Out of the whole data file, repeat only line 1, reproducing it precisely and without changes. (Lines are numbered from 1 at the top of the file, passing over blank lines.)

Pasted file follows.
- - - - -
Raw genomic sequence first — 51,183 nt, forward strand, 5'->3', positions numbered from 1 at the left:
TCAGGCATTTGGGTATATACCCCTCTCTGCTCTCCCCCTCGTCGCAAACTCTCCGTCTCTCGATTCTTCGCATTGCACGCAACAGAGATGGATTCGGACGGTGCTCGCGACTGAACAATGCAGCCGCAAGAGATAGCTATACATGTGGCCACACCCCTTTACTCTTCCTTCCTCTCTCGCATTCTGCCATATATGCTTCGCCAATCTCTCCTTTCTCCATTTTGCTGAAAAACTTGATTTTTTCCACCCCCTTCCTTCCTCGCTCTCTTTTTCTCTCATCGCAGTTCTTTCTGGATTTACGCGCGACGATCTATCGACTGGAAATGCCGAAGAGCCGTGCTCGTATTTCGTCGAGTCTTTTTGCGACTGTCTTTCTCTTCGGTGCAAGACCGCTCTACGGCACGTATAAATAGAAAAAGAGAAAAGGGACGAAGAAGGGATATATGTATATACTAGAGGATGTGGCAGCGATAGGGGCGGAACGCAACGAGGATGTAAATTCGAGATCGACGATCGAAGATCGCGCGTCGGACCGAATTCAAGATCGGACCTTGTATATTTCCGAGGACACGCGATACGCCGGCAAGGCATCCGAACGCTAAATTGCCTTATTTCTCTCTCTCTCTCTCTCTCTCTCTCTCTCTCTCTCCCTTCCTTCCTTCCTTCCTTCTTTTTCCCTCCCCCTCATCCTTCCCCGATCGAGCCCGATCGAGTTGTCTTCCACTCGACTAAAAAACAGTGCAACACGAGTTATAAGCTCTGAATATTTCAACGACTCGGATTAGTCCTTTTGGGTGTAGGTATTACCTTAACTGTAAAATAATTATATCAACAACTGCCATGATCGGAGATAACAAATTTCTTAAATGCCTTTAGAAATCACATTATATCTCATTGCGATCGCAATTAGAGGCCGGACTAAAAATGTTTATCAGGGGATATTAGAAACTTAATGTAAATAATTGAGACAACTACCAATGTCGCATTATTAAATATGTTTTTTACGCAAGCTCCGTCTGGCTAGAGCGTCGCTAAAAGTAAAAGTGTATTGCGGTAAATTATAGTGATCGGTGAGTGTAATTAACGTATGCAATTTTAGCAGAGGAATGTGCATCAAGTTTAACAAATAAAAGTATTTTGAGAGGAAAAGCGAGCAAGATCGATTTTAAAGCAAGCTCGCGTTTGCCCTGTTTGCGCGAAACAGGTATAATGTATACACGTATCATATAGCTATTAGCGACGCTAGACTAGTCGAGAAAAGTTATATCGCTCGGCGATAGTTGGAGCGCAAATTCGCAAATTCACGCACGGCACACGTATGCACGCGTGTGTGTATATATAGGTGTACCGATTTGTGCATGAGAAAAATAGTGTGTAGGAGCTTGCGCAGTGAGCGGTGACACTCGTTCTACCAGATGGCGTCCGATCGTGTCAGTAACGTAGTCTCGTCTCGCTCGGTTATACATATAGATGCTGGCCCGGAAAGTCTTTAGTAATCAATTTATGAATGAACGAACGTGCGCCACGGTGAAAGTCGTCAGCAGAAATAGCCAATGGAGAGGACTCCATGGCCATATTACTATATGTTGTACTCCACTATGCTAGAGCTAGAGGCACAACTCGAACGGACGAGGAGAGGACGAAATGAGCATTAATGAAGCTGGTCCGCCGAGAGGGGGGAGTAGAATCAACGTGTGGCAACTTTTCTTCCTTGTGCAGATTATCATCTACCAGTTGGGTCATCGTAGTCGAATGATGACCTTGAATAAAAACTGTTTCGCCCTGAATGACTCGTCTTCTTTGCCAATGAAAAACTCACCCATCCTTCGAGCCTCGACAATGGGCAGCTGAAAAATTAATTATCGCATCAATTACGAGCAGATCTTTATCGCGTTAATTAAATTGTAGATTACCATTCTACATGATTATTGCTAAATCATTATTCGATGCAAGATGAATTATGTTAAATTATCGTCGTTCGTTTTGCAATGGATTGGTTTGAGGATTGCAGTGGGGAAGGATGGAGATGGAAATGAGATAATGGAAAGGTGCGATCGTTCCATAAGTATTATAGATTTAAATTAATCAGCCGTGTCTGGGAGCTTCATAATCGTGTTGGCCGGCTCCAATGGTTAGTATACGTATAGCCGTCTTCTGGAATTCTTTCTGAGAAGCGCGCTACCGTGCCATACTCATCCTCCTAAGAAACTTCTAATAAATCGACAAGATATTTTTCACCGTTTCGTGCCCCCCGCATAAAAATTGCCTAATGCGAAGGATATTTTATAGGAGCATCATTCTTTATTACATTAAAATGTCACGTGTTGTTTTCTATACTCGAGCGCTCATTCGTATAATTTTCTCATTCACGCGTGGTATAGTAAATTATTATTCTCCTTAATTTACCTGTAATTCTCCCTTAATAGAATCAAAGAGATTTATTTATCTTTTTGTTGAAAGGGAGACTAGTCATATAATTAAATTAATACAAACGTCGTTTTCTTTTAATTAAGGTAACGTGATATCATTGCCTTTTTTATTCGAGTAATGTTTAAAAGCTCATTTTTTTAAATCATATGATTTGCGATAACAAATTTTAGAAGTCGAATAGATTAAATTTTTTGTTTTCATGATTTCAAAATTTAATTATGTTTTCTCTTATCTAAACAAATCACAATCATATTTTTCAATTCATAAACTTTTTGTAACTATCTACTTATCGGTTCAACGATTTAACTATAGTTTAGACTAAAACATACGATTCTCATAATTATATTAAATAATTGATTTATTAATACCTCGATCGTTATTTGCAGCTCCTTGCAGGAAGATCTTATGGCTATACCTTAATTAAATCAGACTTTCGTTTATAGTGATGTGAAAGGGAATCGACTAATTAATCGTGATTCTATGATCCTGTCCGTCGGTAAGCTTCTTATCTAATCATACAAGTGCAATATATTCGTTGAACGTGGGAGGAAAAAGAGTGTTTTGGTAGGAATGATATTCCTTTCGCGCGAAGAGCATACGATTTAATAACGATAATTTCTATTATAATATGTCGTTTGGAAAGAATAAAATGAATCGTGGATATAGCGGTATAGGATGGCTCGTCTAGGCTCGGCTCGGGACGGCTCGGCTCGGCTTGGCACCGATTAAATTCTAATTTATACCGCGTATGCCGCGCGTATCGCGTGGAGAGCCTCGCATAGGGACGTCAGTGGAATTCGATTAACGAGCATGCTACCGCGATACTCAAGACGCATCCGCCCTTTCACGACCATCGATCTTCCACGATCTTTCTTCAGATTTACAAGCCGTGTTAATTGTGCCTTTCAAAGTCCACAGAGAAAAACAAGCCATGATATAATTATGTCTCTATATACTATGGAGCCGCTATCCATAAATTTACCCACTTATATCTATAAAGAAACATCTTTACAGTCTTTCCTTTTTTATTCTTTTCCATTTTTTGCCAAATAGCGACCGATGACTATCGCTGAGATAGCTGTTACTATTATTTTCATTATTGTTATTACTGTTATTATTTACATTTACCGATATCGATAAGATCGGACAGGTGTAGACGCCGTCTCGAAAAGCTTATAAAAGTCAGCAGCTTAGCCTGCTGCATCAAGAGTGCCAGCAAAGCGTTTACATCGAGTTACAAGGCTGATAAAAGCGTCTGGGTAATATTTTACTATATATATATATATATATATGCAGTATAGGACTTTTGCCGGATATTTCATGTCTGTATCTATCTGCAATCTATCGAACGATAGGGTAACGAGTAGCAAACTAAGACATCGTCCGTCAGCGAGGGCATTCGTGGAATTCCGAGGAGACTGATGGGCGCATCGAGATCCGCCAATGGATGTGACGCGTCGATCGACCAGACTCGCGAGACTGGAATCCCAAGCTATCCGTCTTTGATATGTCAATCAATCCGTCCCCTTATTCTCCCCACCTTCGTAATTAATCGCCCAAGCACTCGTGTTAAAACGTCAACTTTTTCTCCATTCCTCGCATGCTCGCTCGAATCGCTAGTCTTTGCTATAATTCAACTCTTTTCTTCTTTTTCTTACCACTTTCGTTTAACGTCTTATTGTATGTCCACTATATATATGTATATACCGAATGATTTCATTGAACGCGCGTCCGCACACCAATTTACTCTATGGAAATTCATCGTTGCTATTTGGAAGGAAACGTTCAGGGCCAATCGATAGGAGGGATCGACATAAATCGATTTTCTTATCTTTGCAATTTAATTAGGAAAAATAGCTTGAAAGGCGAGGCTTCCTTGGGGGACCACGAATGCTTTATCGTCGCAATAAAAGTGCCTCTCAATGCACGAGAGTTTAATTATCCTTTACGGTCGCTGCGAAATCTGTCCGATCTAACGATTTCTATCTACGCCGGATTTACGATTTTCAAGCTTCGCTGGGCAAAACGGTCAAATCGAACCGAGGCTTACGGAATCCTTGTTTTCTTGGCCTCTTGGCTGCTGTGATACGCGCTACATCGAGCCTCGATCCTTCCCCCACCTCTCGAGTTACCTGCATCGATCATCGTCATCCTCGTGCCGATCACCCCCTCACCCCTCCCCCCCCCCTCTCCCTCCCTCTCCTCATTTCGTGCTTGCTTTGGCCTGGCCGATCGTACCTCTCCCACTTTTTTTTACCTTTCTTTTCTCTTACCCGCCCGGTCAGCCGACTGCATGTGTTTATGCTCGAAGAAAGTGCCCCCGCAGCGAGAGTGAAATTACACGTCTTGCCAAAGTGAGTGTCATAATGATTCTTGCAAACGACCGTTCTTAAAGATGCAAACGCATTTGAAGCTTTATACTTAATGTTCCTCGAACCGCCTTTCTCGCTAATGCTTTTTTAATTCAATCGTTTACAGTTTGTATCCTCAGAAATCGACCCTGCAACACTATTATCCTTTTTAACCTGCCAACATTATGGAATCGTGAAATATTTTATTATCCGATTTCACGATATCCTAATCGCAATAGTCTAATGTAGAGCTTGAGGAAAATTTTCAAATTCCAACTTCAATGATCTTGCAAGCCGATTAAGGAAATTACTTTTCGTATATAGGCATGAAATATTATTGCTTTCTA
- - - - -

Raw genomic sequence first — 51,183 nt, forward strand, 5'->3', positions numbered from 1 at the left: